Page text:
The first study comes from the lab of CRISPR pioneer Jennifer Doudna. Her team discovered that a CRISPR system different from the CRISPR-Cas9 one we’re used to hearing about can not only snip away specific bits of double-stranded DNA, but can then also cut single-stranded DNA that’s near it. After they uncovered this ability of CRISPR-Cas12a, they used it to detect two common types of HPV. Once their CRISPR-Cas12a system detected HPV DNA in infected cells, it cleaved a another piece of DNA that then released a fluorescent signal, providing a visual sign of the presence of HPV. The researchers dubbed the system DETECTR and The Verge reports that it takes around an hour to work and costs less than a dollar.
When the first humans landed on what is now known as New Zealand 700 years ago, they didn’t find mammals. Instead, they discovered giant birds called moas, as well as a host of other indigenous bird species. Soon, they had eaten many of them into extinction.
Now, by deciphering ancient DNA found in fossilized bird droppings, researchers have a better idea of the toll those extinctions took on New Zealand’s forests and shrublands. The study shows that mushrooms and other fungi were important to the extinct birds’ diets, and suggests moas had a strong hand in shaping New Zealand’s native landscape by helping fungi spread, says co-author Alan Cooper, an ancient DNA specialist at The University of Adelaide in Australia. Now that the moas are gone, “The forest has potentially lost a potentially major way to spread.”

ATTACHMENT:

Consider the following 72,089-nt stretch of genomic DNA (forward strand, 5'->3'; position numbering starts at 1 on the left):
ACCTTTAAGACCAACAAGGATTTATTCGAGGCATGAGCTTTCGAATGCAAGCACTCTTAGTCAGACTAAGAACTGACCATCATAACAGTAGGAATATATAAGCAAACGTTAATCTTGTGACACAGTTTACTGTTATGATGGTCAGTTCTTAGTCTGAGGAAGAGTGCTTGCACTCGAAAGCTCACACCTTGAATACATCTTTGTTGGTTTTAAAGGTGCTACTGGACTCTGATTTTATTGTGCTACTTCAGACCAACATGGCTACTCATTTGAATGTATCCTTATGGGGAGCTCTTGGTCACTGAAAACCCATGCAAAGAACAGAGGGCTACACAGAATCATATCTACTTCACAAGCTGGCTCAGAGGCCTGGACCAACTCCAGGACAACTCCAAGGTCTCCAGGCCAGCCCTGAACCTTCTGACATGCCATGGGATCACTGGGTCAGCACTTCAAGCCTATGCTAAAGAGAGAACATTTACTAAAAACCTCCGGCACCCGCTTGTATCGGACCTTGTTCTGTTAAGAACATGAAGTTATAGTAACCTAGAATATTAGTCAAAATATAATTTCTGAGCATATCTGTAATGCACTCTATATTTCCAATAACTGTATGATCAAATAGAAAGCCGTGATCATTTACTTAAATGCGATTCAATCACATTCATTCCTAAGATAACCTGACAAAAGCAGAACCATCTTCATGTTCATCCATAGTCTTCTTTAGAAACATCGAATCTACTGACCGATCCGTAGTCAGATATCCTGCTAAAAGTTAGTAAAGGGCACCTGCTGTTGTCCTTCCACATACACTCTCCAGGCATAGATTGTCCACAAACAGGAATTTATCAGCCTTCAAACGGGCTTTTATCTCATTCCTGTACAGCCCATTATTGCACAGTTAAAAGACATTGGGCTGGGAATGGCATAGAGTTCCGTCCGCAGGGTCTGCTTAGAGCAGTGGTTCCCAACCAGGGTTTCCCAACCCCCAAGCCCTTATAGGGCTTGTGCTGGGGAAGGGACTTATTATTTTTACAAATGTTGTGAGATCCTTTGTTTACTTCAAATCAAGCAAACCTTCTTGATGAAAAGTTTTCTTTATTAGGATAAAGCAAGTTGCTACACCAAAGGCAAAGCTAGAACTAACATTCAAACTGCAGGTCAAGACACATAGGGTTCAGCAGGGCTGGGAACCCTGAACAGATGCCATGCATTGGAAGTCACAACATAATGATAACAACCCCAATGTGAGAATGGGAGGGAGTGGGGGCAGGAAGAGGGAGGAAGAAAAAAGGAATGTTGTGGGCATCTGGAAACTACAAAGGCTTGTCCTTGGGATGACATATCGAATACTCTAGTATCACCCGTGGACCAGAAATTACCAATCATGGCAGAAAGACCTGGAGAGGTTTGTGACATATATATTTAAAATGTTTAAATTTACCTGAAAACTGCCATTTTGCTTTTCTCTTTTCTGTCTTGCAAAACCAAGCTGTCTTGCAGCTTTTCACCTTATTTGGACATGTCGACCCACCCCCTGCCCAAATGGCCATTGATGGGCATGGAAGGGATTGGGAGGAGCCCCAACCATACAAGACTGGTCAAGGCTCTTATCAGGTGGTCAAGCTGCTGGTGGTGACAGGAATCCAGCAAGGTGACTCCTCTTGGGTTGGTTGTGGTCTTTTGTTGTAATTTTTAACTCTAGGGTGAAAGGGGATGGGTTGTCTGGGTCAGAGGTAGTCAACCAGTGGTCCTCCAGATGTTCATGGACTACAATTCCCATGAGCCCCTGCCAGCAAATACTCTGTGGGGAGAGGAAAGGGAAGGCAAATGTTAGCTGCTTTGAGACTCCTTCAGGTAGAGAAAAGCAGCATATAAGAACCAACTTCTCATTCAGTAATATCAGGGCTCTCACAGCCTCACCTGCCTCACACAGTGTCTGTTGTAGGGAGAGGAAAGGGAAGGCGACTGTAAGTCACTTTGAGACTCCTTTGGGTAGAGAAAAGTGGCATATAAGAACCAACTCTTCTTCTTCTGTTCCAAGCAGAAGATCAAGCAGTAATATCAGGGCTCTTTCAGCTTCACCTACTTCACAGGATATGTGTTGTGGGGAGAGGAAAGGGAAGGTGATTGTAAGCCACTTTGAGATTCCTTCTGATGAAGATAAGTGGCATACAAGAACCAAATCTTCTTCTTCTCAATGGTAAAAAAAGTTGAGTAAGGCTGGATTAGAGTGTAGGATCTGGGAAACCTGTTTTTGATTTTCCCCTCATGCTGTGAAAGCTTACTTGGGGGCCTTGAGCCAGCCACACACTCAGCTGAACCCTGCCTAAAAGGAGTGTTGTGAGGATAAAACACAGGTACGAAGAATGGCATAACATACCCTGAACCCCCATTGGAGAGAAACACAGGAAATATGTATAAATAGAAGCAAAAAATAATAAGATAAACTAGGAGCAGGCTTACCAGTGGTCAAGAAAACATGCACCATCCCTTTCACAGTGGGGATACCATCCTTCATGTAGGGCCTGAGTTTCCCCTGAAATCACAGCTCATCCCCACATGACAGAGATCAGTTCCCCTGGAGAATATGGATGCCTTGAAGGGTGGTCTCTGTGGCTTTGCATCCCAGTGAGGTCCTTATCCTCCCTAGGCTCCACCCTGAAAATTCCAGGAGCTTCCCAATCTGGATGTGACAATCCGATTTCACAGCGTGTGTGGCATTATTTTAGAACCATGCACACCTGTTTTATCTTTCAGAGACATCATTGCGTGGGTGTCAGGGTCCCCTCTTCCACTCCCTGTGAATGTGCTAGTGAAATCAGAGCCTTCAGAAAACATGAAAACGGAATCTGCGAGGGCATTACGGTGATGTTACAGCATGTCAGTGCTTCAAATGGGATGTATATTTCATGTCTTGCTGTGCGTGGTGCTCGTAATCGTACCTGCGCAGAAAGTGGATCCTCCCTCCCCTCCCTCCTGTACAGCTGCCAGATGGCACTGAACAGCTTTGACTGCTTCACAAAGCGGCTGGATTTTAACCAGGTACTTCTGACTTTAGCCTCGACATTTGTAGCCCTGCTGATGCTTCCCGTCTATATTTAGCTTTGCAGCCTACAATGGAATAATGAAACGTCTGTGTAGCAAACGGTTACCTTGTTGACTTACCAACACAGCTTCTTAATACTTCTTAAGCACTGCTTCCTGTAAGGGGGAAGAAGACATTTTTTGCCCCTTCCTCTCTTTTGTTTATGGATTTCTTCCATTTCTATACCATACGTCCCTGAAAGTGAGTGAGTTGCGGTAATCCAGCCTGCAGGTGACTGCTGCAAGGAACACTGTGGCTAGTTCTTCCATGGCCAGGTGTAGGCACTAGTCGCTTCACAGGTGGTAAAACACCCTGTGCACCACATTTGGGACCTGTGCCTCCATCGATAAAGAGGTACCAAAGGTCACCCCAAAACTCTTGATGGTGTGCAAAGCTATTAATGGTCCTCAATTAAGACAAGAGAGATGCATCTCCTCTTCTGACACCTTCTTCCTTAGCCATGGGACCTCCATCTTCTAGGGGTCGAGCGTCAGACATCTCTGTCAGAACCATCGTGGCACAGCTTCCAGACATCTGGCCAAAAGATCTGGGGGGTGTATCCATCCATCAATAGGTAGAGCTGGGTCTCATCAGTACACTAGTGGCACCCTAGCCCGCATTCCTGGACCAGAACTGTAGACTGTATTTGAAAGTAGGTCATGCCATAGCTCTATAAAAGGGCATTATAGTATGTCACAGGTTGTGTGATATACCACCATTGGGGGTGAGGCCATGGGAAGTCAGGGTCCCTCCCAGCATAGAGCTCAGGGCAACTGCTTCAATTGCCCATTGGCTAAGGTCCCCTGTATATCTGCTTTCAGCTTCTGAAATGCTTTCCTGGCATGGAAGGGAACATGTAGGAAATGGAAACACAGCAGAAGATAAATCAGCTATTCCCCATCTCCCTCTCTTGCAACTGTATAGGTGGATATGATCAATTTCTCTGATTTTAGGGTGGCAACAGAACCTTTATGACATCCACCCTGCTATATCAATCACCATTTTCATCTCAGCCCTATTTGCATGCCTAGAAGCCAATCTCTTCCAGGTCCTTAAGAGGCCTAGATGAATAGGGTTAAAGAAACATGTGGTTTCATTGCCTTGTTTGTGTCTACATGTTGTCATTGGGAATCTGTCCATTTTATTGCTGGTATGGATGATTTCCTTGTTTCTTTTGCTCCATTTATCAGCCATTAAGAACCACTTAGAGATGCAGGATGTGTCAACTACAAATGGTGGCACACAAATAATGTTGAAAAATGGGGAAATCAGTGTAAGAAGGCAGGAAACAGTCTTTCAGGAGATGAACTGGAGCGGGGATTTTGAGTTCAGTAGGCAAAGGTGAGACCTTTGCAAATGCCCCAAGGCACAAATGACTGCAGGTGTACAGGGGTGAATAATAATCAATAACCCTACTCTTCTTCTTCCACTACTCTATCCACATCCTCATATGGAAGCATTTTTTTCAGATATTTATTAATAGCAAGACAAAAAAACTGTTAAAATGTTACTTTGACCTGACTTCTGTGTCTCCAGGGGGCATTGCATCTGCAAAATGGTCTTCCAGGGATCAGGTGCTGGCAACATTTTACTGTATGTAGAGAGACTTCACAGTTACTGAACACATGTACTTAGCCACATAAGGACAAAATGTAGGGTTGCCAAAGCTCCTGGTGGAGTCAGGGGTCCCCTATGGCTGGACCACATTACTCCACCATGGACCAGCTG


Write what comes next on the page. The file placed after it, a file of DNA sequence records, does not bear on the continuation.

Even just five years ago, you’d have been forgiven for thinking an effort to resurrect woolly mammoths was a lark, perhaps a high-concept art project.
Increasingly, however, lumbering megafauna and revived flocks of passenger pigeons have become topics of serious discussion in research and conservation, along with a fierce debate over the ethics of using genetic engineering to bring back extinct species. As ecologist Douglas McCauley told Science last year, we’re progressing toward the “Holy crap, we can—so should we?” stage of the de-extinction conversation.